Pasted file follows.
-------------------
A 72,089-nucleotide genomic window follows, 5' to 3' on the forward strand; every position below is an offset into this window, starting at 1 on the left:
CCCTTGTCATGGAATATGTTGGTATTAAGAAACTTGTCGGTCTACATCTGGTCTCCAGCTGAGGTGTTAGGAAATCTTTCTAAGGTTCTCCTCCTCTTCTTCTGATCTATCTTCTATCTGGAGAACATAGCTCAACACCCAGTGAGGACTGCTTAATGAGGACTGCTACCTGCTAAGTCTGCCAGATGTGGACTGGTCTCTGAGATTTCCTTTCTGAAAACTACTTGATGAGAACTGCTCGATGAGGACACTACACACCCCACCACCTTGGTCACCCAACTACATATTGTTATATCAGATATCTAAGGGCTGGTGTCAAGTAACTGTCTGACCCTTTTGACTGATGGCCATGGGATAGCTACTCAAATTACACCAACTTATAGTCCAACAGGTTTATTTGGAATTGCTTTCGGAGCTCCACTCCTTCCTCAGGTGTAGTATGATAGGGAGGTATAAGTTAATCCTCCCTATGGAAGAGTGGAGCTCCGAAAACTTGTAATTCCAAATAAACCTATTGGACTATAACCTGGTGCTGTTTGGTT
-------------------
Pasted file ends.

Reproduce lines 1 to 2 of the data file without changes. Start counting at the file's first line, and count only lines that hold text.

A 72,089-nucleotide genomic window follows, 5' to 3' on the forward strand; every position below is an offset into this window, starting at 1 on the left:
CCCTTGTCATGGAATATGTTGGTATTAAGAAACTTGTCGGTCTACATCTGGTCTCCAGCTGAGGTGTTAGGAAATCTTTCTAAGGTTCTCCTCCTCTTCTTCTGATCTATCTTCTATCTGGAGAACATAGCTCAACACCCAGTGAGGACTGCTTAATGAGGACTGCTACCTGCTAAGTCTGCCAGATGTGGACTGGTCTCTGAGATTTCCTTTCTGAAAACTACTTGATGAGAACTGCTCGATGAGGACACTACACACCCCACCACCTTGGTCACCCAACTACATATTGTTATATCAGATATCTAAGGGCTGGTGTCAAGTAACTGTCTGACCCTTTTGACTGATGGCCATGGGATAGCTACTCAAATTACACCAACTTATAGTCCAACAGGTTTATTTGGAATTGCTTTCGGAGCTCCACTCCTTCCTCAGGTGTAGTATGATAGGGAGGTATAAGTTAATCCTCCCTATGGAAGAGTGGAGCTCCGAAAACTTGTAATTCCAAATAAACCTATTGGACTATAACCTGGTGCTGTTTGGTT